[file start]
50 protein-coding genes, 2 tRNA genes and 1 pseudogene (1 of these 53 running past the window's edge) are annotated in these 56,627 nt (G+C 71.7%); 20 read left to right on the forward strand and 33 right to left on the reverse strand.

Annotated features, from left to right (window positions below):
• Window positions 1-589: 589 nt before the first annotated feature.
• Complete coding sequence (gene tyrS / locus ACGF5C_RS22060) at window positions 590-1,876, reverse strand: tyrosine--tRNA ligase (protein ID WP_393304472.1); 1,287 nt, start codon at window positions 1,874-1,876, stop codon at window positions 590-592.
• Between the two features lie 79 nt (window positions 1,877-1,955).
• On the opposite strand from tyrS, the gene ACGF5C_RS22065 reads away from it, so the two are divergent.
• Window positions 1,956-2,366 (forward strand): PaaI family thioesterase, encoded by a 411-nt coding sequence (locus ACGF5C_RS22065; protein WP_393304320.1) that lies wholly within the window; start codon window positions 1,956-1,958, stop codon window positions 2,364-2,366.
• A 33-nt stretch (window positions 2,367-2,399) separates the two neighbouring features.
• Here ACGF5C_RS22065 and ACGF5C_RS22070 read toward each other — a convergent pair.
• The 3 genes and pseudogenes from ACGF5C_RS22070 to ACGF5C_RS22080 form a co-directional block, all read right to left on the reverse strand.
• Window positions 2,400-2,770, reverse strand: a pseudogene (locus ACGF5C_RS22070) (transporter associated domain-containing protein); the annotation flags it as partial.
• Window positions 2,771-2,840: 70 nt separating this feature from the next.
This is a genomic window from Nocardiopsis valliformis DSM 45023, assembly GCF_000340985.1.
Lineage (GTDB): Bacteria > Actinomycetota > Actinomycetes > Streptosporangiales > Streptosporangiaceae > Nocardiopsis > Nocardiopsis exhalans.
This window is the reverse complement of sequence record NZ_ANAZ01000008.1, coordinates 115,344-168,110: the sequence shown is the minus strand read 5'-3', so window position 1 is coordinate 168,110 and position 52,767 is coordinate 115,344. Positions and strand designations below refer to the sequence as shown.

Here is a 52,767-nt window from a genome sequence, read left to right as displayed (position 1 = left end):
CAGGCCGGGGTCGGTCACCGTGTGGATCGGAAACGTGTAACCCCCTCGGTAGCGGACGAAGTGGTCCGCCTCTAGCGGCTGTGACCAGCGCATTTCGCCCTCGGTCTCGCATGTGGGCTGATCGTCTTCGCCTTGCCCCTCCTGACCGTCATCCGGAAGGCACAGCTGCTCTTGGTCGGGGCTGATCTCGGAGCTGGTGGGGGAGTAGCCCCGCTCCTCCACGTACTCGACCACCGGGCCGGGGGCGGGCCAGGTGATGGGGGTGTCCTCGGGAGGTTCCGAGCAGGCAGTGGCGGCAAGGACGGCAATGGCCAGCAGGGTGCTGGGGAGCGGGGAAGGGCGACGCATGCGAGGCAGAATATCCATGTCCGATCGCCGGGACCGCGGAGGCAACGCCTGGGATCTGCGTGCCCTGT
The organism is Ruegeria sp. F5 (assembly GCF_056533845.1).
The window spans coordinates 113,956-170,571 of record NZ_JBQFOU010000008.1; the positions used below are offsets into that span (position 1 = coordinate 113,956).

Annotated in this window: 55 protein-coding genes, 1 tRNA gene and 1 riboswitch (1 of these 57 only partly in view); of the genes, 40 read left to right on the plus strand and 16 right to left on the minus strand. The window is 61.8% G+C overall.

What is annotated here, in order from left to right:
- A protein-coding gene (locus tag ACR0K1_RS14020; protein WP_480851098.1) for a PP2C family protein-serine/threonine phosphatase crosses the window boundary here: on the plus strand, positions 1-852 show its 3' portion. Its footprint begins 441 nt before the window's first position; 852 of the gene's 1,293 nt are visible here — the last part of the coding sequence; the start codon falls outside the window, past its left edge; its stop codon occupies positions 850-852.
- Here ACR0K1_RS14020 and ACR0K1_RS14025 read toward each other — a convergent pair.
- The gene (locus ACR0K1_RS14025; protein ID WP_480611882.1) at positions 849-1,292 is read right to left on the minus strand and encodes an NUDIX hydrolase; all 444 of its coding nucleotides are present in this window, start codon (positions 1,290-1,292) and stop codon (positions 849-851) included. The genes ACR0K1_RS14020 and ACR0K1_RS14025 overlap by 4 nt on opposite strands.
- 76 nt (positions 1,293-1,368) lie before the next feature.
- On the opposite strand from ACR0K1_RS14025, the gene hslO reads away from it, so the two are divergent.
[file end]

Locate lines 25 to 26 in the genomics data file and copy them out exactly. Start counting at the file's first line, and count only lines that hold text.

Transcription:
- 76 nt (positions 1,293-1,368) lie before the next feature.
- On the opposite strand from ACR0K1_RS14025, the gene hslO reads away from it, so the two are divergent.